New RPI2040 board

Taylor from Twisted Fields has just released an open hardware RPI2040 board made in Kicad.

taylor-board
taylor-board1

Github
Altium
BOM

Would this board be suitable for SimpleFOC? Would the RPI2040 be capable of running both channels?

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Yes, a RP2040 should be able to run both channels with FOC control.

It’s hard to tell from the pics and the schematic PDF looks incomplete, but it looks like SPI might be routed out… you’d need a way to connect two sensors to do closed loop control.

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I think the intention is to support a range of encoders, including SPI

Comms inputs are TTL serial, I2C, and SPI, and it supports Hall Sensors, Quadrature Encoders, SPI Encoders, plus 1 analog input. via Twitter

A little more about this board: Custom RP2040 Motor Driver Paves Way for Raspberry Pi Robotics | Tom's Hardware

@Valentine If you have the time, I’d be particularly interested in your review of this board.

I’m on vacation until end of July. I can post short fun stuff but no real work.

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No problem, sorry to bother you on vacation!

Looks like these boards will be cheap: https://twitter.com/TLAlexander/status/1537179124761915393

Whether they’ll be good remains to be seen.

Hi Sam

Really love his farmbot, do you think this driver is meant for that?

It really is hard to rate any such driver without knowing the exact mosfet used. It is easy to claim 45 amp. Is that per motor? Like @Valentine experienced with the STM board, cooling is a somewhat fine art. It all depends on resistance, design considerations, connectors, passive/active cooling, PCB copper thickness. Is the 60v rating the absolute max of the FETs or is it the max allowed board voltage with some headroom for voltage spikes?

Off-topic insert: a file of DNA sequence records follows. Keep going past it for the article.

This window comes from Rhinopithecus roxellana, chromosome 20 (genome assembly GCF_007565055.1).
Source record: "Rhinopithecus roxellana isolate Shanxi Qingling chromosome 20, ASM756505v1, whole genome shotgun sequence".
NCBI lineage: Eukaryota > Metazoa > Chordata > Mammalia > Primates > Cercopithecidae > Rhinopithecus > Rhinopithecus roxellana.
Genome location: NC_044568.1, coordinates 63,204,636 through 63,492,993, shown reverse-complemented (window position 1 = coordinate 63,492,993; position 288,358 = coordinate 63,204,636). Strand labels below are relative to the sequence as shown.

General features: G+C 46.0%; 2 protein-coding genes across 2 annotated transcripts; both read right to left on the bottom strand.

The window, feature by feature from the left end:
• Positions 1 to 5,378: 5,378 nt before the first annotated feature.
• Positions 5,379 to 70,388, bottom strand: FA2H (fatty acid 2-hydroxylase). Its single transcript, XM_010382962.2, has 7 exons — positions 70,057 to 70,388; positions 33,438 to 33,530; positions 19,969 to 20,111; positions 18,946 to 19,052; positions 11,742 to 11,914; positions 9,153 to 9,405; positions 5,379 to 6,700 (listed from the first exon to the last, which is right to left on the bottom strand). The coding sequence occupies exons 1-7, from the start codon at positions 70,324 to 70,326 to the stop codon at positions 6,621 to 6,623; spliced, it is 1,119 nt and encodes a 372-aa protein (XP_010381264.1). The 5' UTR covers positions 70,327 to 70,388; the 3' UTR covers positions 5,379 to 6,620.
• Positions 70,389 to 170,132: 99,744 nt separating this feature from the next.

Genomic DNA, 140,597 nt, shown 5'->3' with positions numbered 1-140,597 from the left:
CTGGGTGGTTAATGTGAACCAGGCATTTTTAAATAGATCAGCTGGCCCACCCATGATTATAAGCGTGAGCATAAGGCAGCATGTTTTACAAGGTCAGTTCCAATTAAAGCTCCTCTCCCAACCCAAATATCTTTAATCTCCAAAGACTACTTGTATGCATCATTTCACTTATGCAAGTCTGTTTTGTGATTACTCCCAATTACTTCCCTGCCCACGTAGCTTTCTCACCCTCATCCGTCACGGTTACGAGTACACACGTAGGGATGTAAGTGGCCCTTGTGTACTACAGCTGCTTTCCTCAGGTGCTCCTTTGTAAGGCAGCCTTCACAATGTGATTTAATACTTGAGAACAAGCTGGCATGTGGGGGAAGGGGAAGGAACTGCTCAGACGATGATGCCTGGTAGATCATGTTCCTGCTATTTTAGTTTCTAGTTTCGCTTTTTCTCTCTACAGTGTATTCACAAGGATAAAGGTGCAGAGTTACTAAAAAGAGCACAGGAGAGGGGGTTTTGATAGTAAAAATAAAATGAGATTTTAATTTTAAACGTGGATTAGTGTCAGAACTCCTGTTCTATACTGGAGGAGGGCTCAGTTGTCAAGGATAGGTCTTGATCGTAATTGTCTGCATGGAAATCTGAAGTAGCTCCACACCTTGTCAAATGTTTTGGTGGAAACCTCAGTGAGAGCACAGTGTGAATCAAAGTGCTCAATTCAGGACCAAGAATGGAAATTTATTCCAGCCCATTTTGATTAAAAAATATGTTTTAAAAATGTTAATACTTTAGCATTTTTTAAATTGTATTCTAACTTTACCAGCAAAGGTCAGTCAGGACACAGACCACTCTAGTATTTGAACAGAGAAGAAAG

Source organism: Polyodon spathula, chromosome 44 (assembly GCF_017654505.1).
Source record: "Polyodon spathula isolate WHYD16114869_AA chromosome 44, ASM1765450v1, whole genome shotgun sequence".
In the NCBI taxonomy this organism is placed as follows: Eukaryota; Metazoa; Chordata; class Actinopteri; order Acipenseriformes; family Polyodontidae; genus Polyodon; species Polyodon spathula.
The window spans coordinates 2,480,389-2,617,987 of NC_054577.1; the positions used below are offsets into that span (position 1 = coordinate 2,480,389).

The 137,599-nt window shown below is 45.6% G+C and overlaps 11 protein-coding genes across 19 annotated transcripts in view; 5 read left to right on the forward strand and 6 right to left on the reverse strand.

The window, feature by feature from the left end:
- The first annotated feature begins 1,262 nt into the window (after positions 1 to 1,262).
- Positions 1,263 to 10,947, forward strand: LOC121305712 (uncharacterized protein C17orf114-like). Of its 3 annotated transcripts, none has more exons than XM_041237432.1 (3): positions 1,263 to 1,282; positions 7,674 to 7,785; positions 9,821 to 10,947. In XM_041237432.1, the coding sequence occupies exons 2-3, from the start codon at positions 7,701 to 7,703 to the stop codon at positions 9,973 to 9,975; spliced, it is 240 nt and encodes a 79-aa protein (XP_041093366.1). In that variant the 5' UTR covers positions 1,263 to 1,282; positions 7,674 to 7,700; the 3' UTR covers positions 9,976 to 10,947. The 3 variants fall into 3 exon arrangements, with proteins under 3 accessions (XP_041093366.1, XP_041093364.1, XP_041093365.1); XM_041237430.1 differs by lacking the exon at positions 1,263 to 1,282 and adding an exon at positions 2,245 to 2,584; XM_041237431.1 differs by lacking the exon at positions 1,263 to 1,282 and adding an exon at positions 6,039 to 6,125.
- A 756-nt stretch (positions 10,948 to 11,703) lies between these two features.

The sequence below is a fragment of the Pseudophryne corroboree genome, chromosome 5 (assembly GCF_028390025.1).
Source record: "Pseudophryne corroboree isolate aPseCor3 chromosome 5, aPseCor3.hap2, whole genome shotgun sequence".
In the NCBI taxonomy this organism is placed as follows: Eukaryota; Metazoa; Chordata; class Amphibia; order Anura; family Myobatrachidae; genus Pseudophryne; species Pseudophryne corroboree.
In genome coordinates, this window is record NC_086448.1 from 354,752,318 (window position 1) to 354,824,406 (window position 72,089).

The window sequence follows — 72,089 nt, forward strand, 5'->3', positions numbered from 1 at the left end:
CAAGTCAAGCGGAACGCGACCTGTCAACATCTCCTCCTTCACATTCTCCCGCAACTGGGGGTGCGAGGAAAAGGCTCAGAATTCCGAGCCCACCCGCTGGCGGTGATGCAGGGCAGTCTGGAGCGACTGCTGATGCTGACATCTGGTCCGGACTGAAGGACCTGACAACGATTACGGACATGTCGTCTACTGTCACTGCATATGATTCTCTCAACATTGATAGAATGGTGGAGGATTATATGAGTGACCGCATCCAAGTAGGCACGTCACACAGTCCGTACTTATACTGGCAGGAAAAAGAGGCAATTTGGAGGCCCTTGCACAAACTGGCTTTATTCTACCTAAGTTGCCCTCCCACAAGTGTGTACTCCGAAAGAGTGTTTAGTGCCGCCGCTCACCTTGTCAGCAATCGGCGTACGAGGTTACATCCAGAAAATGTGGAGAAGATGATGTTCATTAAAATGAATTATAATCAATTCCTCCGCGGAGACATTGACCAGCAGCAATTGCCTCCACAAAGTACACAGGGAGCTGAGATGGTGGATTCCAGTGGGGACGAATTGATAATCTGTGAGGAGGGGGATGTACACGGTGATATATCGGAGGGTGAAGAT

ENOB -Effective Number Of Bits, often dictate the price point and well analog to digital resolution (sensitivity), analog being the real world effect on eg. a shunt resistor. Having 16 bit degital perception on what’s going on is a major plus, especially if the board is set up to monitor 45 amp per motor, but you may just use 10amp. This is why those 16bit ADC MCUs are completely sold out, with the exemption of the Portenta.

Looking forward to follow the process on this MCU, definitely it has potential.

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Yes it’s meant to replace the Odrives in the farmbot.

The BOM is here: https://github.com/Twisted-Fields/rp2040-motor-controller/blob/main/RP2040_motor.csv

K, those are 60v mosfets.

It all depends on the specific needs for the farmbot. I guess he must be confident it can handle the load.

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Hello everyone! I’m the designer of this board. I finally have some time to show up and interact here.

I don’t know exactly how those FETs perform, but we only need 45A at 53V max, so hopefully there is enough headroom. And we only need 45A on one motor, where our second motor is actually a brushed motor that draws about 20A. I will want to test the limits of this board and these FETs and see how they behave. We can always stuff better FETs but I thought they would be worth a try. I just did a search and here is an example of a better FET that would fit:

As far as total current capacity, I will fab these boards with 2 ounce copper on all four layers, and test the actual current handling capacity.

Also I need some lower power boards for personal stuff, and this board fits the bill for those applications.